The issues to be solved in the case
Is the ship-owner reliable for the unseaworthiness, which is due to the negligence of fitter employed competent ship-repairers?
1. “Exercise due diligence to make the ship seaworthy”
Article III(1) of the Hague-Visby Rules;” 1. The carrier shall be bound before and at the
beginning of the voyage, to exercise due diligence to (a) make the ship seaworthy”.
These words “due diligence” were adopted from American Harter Act (1893) and could be
found in the Australia Sea-Carriage of Goods Act(1904), the Canadian Water Carriage of Goods Act(1910), which were similar to the British Act decisions. The Hague Rules abolished the absolute warranty of seaworthiness and substituted lower measure of obligation("To make the ship seaworthy" v.s. "to exercise due diligence to make the ship seaworthy"). The rules aimed at protecting ship-owners against latent defect in work done their ships.
2. Independent contractor
An independent contractor is a natural person, business, or corporation that provides goods or services to another entity under terms specified in a contract or within a verbal agreement. In carriage by sea, the independent contractor often includes agent, servant, expert and so on who are employed by ship-owners, to finish some work necessary on ship. Of course, the ship repairers in this case are independent contractors.
3. Is the ship-owner reliable for independent contractor’s negligence?
This question has being discussing all the time since Hague Rules abolished absolute liability and adding “due diligence”.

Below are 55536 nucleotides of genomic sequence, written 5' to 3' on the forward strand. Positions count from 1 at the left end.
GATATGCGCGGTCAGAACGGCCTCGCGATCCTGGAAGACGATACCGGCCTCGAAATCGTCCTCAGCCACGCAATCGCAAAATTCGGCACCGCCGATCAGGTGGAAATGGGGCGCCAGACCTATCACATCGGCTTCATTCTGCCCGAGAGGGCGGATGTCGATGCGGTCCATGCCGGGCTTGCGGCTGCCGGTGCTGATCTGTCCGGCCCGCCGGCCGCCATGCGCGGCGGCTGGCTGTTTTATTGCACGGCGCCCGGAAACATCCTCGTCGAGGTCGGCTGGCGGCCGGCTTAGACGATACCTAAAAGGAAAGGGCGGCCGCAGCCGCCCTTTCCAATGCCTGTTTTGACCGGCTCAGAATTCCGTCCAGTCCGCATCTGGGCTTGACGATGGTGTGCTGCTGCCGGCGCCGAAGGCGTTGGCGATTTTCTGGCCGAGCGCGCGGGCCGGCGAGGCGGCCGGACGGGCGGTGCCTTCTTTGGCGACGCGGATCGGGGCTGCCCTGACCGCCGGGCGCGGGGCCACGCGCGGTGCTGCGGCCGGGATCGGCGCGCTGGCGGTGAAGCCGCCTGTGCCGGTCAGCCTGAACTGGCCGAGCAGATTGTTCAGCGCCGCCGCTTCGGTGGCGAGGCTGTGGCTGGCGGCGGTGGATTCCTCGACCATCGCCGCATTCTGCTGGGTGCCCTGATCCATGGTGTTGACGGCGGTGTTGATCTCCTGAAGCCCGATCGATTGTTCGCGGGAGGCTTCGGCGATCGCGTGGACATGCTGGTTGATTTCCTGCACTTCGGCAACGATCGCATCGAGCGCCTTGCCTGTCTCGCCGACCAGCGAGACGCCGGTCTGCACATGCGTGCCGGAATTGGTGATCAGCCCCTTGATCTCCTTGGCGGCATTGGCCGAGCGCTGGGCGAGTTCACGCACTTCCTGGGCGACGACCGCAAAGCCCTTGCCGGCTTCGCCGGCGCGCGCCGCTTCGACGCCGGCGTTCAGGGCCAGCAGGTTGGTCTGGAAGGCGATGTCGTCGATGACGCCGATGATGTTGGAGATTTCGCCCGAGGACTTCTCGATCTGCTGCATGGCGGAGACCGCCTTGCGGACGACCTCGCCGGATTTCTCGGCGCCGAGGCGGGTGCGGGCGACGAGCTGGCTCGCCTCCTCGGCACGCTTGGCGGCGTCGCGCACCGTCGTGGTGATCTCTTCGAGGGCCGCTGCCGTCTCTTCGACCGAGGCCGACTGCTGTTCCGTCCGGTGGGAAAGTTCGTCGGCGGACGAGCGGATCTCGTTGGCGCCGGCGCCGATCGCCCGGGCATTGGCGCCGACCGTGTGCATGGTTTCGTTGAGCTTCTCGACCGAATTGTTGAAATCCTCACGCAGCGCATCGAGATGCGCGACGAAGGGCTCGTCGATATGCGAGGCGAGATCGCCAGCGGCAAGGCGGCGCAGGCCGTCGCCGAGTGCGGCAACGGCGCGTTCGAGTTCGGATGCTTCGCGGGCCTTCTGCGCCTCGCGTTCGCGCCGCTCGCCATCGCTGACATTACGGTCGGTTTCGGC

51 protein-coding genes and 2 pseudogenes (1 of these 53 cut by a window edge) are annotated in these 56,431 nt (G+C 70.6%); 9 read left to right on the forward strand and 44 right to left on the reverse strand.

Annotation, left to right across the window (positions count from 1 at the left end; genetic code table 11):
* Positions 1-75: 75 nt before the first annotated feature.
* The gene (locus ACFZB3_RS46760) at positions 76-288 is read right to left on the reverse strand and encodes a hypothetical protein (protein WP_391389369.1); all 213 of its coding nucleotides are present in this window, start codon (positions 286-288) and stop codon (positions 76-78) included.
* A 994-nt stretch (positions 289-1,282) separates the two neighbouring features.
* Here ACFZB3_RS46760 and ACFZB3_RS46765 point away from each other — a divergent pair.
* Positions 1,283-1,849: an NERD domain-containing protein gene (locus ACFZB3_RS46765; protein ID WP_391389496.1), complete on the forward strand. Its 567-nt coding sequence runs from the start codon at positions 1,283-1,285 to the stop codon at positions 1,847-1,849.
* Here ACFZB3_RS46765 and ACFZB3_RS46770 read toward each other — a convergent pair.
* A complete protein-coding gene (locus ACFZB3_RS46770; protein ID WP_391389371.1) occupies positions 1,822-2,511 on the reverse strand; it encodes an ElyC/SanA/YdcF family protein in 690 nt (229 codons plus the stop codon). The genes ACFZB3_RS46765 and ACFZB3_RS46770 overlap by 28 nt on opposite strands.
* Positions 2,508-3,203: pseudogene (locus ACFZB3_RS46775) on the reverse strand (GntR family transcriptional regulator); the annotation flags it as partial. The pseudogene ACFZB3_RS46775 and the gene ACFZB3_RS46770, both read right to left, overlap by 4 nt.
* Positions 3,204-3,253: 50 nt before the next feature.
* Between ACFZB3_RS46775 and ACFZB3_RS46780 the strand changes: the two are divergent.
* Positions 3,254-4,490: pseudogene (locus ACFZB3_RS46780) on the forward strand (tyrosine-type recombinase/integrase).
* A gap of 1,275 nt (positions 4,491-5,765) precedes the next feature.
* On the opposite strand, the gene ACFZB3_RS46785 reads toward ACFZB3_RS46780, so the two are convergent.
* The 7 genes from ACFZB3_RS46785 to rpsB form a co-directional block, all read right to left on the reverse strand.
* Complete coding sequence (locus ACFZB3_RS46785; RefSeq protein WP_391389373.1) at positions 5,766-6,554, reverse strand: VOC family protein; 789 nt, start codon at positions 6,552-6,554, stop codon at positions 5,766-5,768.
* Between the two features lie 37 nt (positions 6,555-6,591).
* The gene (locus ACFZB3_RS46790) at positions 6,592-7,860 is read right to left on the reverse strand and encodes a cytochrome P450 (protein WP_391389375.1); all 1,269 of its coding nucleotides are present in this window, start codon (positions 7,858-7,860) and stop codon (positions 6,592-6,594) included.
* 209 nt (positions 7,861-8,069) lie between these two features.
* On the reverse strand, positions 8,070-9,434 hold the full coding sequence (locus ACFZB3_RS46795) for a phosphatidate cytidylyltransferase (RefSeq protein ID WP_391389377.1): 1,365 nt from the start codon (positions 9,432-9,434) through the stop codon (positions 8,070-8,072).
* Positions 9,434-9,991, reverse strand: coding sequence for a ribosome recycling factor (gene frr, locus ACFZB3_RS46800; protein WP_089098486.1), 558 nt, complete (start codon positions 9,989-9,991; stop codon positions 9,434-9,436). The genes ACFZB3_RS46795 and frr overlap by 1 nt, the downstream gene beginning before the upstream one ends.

the English Admiralty Court deemed that the carrier is liable not only for his own negligence but also for the negligence of any party, even including an independent contractor to whom he has delegated the responsibility for making the ship seaworthy. This means the liability of ship-owners under the Hague Rules differs little from that of common law. The Rules aimed at making owners exempting from the latent defect not employees’ negligence.
Many scholars and judges insist that ship-owners are not liable for independent contractor’s
negligence. The owners have exercise the due diligence to make ship seaworthy when they employed competent and reputable ship-repairers----regarding the technique nature and arranging suitable repairers.
Viscount Simonds;The owner is not liable if the plaintiff has been injured by the negligence of the independent contractor or his servants.
1. The owner had exercised the due diligence according to the Australian Sea-Carriage of
Goods Act(1923) ART III r.1 & ART IV r.1.
2. The “ due diligence” is not “ provide a seaworthy ship” but “to make the ship seaworthy”.
According to the aims of Hague Rules, the ship-repairers’ negligence should not be imposed
on the owners.
3. The analogies of Angliss’s case and Davie’s case couldn’t support the plaintiff’s claim.
P.S. Angliss’s case: which is said to be the first case in which the Hague Rules were discussed in an English Court since the passing of the Australian Sea-Carriage of Goods Act, 1924, which was about whether the ship-owner were responsible for the ship builder workmen’s
negligence; the builders were employed by the owners.
Davis’s case: That case was an action as between master and servant founded in tort, the accident to the workman being caused, it was said, by the negligence of the employers, their servants, or agents in failing to provide a suitable drift which could be hammered safely without the risk of pieces flying off.